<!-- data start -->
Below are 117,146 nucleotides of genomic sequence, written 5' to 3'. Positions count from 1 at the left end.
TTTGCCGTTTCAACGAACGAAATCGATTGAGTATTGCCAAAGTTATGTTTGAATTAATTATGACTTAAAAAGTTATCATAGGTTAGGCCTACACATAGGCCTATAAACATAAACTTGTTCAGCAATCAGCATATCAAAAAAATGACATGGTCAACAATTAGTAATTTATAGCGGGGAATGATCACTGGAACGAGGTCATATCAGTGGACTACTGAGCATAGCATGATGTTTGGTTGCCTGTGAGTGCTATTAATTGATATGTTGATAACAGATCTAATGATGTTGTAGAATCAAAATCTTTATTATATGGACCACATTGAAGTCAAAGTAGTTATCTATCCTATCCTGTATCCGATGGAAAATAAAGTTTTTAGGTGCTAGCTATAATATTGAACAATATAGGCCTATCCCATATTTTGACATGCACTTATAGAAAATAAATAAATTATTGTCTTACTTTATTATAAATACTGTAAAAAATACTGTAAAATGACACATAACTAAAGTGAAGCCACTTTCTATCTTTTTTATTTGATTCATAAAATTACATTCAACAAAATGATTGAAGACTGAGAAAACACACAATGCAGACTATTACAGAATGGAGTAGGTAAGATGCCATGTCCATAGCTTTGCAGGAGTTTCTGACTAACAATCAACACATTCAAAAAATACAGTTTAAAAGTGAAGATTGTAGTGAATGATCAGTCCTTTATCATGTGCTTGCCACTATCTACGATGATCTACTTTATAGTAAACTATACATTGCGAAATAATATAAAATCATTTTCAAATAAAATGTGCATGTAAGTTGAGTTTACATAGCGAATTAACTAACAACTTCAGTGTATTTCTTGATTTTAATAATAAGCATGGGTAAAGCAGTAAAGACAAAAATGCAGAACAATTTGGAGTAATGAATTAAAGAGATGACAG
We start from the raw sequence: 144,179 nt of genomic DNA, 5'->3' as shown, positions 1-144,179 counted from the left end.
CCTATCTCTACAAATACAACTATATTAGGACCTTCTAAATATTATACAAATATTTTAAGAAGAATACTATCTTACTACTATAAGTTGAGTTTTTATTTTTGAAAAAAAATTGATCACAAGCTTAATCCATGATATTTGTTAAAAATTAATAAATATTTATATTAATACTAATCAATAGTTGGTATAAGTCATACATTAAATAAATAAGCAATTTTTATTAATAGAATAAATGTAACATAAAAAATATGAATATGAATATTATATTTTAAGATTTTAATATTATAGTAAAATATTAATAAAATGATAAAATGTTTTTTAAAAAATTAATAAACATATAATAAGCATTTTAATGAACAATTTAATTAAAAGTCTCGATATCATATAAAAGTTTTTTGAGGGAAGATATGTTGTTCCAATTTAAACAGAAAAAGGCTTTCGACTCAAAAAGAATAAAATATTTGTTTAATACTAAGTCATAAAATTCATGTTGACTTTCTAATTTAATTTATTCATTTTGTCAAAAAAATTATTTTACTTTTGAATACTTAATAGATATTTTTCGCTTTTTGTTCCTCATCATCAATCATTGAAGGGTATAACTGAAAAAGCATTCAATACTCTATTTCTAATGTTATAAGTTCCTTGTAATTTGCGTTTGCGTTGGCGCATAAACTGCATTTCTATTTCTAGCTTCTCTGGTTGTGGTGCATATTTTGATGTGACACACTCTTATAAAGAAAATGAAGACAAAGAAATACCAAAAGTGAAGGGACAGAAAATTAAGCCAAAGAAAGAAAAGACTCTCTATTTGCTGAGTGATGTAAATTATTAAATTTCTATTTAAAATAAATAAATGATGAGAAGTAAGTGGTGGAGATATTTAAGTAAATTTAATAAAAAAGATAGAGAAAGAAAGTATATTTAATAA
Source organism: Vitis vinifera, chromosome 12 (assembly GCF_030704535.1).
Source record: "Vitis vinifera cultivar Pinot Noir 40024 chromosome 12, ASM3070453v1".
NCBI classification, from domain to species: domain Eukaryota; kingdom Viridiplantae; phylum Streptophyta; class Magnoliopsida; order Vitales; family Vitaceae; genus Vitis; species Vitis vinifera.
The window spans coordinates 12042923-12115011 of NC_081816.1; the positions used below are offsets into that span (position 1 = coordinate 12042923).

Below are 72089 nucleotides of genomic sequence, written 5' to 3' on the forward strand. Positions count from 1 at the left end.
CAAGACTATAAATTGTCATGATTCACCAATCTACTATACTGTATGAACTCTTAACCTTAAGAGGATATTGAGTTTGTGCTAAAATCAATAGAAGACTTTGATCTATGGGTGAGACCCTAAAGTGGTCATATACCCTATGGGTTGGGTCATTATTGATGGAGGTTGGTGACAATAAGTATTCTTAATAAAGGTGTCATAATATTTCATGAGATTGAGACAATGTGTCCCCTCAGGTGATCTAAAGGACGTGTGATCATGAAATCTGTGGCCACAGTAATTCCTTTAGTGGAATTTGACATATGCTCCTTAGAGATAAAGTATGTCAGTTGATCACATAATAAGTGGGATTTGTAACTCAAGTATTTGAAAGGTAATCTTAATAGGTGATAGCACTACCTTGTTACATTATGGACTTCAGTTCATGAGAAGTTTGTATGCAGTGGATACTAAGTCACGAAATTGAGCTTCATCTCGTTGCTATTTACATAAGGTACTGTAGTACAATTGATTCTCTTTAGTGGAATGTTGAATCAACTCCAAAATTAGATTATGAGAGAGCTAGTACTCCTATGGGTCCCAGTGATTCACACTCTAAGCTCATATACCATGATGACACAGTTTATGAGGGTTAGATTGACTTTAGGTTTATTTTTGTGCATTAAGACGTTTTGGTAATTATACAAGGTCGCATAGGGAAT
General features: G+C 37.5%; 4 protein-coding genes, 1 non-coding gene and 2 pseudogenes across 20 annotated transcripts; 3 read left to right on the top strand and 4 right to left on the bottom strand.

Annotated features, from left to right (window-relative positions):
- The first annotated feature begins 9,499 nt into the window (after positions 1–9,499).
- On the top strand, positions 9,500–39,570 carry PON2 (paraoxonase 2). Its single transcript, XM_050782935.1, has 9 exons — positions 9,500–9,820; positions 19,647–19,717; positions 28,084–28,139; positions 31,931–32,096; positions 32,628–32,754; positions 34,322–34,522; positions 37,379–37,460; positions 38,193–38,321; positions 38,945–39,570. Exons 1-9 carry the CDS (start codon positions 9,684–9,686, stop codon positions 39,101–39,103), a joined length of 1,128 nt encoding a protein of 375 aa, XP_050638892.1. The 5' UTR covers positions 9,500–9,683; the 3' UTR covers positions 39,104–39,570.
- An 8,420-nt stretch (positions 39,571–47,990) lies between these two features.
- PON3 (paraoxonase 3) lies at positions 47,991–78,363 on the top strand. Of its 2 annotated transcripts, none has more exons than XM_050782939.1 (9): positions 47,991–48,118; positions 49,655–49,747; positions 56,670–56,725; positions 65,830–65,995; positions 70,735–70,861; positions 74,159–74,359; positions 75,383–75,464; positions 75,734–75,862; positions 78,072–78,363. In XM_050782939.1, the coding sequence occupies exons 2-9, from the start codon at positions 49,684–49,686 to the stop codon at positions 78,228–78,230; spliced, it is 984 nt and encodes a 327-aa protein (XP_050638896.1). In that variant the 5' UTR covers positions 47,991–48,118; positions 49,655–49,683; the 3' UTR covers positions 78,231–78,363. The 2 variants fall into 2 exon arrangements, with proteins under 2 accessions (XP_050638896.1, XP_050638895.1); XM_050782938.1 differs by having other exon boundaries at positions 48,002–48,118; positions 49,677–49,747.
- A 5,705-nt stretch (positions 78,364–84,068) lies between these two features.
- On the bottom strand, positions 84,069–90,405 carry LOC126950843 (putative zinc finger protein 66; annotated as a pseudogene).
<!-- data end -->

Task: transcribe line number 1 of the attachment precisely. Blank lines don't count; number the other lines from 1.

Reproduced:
Below are 117,146 nucleotides of genomic sequence, written 5' to 3'. Positions count from 1 at the left end.